Pools can be a fun way to relax and cool off during a hot day. However, injuries that happen in or around a pool can frequently occur if individuals do not take the proper safety measures. Some of the most common pool accident injuries that can be easily preventable are drowning or head injuries from diving head-first into a shallow pool.
A person using any pool, whether it is a private pool, community pool, or commercial pool should be diligent with their own safety and the safety of their dependents to try to prevent pool accidents. However, if the pool owner’s negligence causes you or your children to sustain injuries, you should contact the seasoned premises liability attorneys at Kogan & DiSalvo immediately. Boca Raton pool accident premises liability lawyers can review your case and determine if you have a viable claim.
What is the Attractive Nuisance Doctrine?
Children can be some of the most susceptible to sustaining a pool accident injury because they may not be strong swimmers and usually do not take the proper precautions to remain safe around swimming pools. For this reason, the lawmakers created the attractive nuisance doctrine, which only applies to minors.
The state’s attractive nuisance doctrine is case law that has evolved from the Restatement of Torts, Section 339. The law defines an attractive nuisance as an artificial condition which has strong elements of the inherent danger to adults and minors. However, this statute addresses the fact that minors may not fully understand this danger. This statute also establishes that a proprietor is subject to liability if a minor becomes injured due to a potentially hazardous condition that entices this minor to trespass on their property. Under this law, a landowner is only liable when a child gets hurt if:
- The proprietor knows or should know that the condition may cause a child to trespass
- The hazardous condition is one in which the proprietor realizes or should realize involves an unreasonable risk of death or serious bodily harm to children
- The minor, because of their young age, does not discover the condition or realize the risk involved
- The utility to the landowner of maintaining the condition is slight compared to the risk to children
The attractive nuisance doctrine is an exception to the rule regarding the lack of duty of care that landowners owe to trespassers. Usually, a property owner does not owe a duty of care to a trespasser other than to avoid willfully or wantonly injuring them. However, this rule has been modified concerning young children by the adoption of the attractive nuisance doctrine.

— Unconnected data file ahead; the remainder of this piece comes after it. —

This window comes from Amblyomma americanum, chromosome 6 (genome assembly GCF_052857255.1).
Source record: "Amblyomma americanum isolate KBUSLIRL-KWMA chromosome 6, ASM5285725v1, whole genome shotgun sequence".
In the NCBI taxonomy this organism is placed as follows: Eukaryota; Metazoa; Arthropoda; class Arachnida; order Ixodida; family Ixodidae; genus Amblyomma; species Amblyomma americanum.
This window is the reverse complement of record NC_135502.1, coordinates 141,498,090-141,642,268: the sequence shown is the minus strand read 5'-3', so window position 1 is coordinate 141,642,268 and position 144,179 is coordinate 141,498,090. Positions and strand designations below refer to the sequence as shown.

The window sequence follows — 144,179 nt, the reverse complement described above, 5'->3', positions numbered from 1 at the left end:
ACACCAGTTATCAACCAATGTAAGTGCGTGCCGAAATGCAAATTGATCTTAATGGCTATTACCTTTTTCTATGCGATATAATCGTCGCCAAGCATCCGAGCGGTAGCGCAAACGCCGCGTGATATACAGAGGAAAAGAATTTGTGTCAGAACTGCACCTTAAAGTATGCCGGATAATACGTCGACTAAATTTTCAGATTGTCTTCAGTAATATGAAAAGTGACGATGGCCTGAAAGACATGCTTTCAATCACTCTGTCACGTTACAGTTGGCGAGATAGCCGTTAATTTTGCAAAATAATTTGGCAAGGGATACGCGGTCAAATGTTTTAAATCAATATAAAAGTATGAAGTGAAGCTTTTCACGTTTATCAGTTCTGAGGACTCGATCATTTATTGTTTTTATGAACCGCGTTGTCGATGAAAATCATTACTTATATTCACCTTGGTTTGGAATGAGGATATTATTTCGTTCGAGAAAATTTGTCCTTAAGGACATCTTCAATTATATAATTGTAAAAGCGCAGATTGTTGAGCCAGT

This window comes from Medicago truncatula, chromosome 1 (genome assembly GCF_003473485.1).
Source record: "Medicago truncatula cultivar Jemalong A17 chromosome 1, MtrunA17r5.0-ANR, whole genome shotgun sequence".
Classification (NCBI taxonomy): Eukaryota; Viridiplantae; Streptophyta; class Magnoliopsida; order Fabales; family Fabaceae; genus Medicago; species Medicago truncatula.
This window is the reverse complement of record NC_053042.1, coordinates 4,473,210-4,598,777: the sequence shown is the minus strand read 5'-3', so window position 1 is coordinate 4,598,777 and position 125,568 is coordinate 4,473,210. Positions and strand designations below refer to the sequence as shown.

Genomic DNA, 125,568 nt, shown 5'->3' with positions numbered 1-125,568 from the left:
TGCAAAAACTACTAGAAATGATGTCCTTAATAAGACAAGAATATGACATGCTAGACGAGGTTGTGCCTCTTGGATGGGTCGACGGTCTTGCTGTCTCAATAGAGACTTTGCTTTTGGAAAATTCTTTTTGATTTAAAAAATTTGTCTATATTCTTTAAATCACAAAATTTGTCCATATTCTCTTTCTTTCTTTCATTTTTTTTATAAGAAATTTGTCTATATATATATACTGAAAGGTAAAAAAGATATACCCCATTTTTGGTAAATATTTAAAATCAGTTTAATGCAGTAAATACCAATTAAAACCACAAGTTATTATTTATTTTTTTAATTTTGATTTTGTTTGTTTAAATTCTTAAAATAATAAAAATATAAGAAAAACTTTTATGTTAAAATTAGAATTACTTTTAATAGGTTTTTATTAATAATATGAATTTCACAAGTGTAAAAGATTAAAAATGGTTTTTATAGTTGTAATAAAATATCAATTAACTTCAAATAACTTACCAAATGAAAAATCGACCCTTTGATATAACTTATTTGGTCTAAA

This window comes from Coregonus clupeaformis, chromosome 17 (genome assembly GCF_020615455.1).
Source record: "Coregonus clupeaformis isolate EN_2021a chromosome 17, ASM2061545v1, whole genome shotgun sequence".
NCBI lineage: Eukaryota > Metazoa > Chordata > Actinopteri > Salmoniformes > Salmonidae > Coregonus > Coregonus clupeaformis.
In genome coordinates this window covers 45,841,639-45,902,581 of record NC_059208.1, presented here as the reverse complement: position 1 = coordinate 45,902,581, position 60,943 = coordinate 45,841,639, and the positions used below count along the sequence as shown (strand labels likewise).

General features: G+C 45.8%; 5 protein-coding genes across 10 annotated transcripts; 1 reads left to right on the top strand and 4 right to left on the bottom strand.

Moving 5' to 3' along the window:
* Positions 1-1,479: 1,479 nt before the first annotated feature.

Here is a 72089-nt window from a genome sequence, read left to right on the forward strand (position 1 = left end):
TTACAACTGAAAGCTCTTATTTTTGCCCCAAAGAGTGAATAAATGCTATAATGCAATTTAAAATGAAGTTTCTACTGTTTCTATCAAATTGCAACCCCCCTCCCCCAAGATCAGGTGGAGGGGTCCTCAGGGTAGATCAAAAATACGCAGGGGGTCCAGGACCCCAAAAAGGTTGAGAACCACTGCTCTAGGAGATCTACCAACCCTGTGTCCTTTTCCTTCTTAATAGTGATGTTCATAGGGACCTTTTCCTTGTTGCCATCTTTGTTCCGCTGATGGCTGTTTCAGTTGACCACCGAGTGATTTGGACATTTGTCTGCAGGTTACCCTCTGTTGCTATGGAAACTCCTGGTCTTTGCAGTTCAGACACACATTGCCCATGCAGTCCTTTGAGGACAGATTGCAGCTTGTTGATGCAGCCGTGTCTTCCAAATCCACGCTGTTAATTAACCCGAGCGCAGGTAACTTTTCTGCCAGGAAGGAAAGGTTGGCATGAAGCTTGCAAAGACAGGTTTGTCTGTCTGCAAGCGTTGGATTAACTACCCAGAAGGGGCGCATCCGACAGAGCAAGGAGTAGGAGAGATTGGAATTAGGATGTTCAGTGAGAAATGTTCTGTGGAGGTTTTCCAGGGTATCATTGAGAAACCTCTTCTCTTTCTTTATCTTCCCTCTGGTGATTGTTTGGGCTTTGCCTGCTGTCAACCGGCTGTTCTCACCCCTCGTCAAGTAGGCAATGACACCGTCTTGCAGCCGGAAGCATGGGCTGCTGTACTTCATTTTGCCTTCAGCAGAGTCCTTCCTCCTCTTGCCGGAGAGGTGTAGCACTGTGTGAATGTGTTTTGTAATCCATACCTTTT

The test to be applied in a case of this type is whether a reasonably prudent person should have anticipated the presence of children or other persons at the place where the landowner created a condition that a jury could find was an inherently dangerous condition. These conditions may include an explosive substance, inflammable material, a live wire, or a spring gun. Boca Raton pool accident premises liability attorneys could review someone’s case and evaluate whether this statute may apply to their case.
Laws Regarding Swimming Pool Safety
Living in the sunshine state means that swimming pools are abundant. Whether it is a public pool or a private pool, a person may have access to many pools year-round. Because of their abundance, lawmakers created several statutes and regulations which are meant to protect the public, especially children, from the inherent dangers surrounding swimming pools.
Florida Statute 515.27 governs residential swimming pool safety. To pass final inspection and receive a certificate of completion, a residential swimming pool must meet at least one of the following requirements relating to pool safety features:
- The pool must be isolated from access to a home by an enclosure that meets the pool barrier requirements of this statute
- The pool must come with an approved safety pool cover
- All doors and windows providing direct access from a house to the pool must have an exit alarm that has a minimum sound pressure rating of 85 dB A at 10 feet
- All doors providing direct access from a house to the pool must have a self-closing, self-latching device with a release mechanism placed no lower than 54 inches above the floor
- A swimming pool alarm that, when placed in a pool, sounds an alarm upon detection of an accidental or unauthorized entrance into the water
If a pool owner fails to equip a new residential swimming pool with at least one of these pool safety features, law enforcement may charge them with a second-degree misdemeanor. If a proprietor equips their pool with at least one of these safety features and attends a drowning prevention education program within 45 days after arrest or issuance of a summons, they may receive no penalty.
Public vs. Private Pools
It is important to note that there are different regulations for public swimming pools and spas versus private ones. There are more stringent requirements for public pools than privately owned pools. Pool accident property liability lawyers in Boca Raton could investigate an injured victim’s case and identify if a pool owner may be negligent if they failed to follow any swimming pool regulations.
Contact a Boca Raton Pool Accident Premises Liability Attorney
If you or your child was injured while at a pool, you should contact Boca Raton pool accident premises liability lawyers to discuss your legal options. The diligent attorneys at Kogan & DiSalvo can help you pursue compensation for your injuries and hold the negligent property owner accountable. To get started on your case, contact our office for a free consultation.